Fredrick K. White is probably telling the audience to visit his website.
I liked Miguel del Valle’s responses to the question about paying for higher education and ensuring the University of Illinois is funded. He recommended better integrating the community colleges and supporting the 3+1 program, where the final year of a bachelor’s program is completed at a university.
At least two candidates want to create technology parks, one even saying he wants Chicago to become the Silicon Valley of the Midwest. Another said Chicago can become the hotbed for nanotechnology development (William Walls).
Whatever was said, it wasn’t said by Fenton Patterson. I can’t recall anything he said. When responding to questions, he swaggered to the front of the stage, pulled his jacket back, stooped his head down, mumbled something that didn’t answer any question that was asked. His demeanor looked like that of a detective on [insert name of cop TV show here] ready to grill a perpetrator.
This forum was the first step in weeding out bad candidates like Fenton Patterson.
Iâ€™m following the race forÂ 11th ward alderman as well as for mayor of ChicagoÂ – the election is going to get wild. It’s mild right now, though.
On Wednesday, theÂ University of Illinois at Chicago hosted a forum in Student Center East (750 S Halsted) featuring 10 candidates for mayor. Out of the 20 candidates registered with the Board of Elections, 10 didnâ€™t come. Noticeably absent were Rahm Emanuel, Carol Mosely-Braun, and Gerry Chico.
We’ve got some weirdos running for mayor of Chicago.
I’ll be uploading some video footage I recorded but I also tweeted a few times during the forum. Here they are in reverse chronological order:
Ryan Graves says Rahm Emanuel gets corporate donations for favors, “not because they like the guy.”
Some attendees upset at Ryan Graves use of word illegal aliens. They muttered they prefer undocumented. Same thing or not?
Ryan Graves needs a better answer on higher education. Hu gave an excellent response.
Ryan Graves actually knows what TIFs are for. #UIC mayoral candidate forum.
Chicago’s 77 community areas from the 1950s still going strong today at #UIC mayoral candidate forum.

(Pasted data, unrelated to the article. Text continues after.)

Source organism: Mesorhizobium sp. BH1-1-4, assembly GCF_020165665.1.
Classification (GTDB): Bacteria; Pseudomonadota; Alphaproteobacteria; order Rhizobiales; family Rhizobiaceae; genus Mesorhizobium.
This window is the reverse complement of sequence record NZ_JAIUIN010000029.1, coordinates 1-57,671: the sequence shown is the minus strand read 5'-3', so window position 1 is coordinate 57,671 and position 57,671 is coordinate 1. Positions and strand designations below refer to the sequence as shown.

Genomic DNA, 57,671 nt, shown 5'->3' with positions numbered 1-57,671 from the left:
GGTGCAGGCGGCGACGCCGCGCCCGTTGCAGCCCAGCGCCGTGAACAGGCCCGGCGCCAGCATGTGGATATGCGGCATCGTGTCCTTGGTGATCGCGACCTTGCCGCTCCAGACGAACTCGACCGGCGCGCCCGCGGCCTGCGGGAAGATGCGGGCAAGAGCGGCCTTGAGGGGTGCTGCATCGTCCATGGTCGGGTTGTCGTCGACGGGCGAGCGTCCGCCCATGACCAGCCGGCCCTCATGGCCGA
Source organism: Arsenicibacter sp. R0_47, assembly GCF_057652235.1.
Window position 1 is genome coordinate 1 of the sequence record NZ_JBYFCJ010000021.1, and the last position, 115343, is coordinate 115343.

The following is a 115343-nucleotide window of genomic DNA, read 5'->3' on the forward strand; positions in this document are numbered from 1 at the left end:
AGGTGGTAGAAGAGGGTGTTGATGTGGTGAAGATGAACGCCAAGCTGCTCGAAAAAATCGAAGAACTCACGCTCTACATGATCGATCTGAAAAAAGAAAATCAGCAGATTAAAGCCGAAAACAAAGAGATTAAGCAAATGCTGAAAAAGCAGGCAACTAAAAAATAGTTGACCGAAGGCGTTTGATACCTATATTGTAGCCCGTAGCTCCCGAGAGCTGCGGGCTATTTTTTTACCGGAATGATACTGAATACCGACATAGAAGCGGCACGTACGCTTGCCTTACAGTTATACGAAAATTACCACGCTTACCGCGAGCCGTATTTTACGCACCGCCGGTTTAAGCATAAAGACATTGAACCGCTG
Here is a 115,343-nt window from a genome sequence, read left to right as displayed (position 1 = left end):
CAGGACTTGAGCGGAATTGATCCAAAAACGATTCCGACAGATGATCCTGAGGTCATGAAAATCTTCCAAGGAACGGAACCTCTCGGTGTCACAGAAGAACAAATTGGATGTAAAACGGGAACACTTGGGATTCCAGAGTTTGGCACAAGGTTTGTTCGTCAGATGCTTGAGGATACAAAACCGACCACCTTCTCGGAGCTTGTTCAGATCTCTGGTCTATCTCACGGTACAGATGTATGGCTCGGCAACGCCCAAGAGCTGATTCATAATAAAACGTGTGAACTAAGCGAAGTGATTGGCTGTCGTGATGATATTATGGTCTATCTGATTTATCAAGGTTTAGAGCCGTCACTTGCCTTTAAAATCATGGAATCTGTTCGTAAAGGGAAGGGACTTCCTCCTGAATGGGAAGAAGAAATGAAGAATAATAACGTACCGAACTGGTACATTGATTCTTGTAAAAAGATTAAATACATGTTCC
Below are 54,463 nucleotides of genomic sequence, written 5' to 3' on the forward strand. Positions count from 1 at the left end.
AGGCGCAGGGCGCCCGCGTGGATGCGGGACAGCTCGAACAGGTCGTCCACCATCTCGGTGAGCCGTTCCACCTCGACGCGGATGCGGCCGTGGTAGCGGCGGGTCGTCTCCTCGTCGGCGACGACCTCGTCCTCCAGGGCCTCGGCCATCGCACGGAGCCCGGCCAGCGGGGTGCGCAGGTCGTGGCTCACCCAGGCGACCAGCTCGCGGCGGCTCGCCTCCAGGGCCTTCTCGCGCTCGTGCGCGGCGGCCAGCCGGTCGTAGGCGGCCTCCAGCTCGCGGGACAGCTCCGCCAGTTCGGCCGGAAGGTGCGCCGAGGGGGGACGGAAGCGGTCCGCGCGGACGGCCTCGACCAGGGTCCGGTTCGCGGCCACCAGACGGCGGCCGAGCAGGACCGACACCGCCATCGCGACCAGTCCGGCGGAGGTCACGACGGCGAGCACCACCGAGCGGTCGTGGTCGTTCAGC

Frederick K White wants to make a Chicago water bottling plant. #UIC mayoral
#UIC mayoral candidate forum going well. Too many single issue platforms though.
I wrote so many times about Ryan Graves because I’m excited that he’s running. He’s 27 years old and I admire his efforts so far. I think that as long as he remains sane during the campaigning, he will be a good person to consider for mayor in the coming decades.
I applied for a job on Tuesday in the Minneapolis/St. Paul area (Twin Cities).
I had heard that more people, as a percentage of all commuters, commute by bike in Minneapolis and St. Paul than in Chicago and many other cities. If you’ve been reading Steven can plan for a while, you know that I visited Minneapolis in September 2009 and rented a bike for 24 hours.
Knowing these figures led me to question the nothing that Chicago is a bicycle-friendly city. If it’s so friendly to riding a bicycle, how come there aren’t more people riding their bikes to work?
One of my ideas: There are many trails criss-crossing Hennepin and Ramsey Counties that go to and through major neighborhoods and employment centers. These are essentially bike highways without the threat of a automobiles.
Blue Island/Cermak – I wrote about this project at length in October 2009. Construction should begin as soon as the strike is resolved. CONSTRUCTION UPDATE, 10-21-10: Bioswale, or creek, is mostly complete at Benito Juarez Community Academy (BJCA). Plaza with permeable pavers, and sheltered bike parking also complete. Photos here.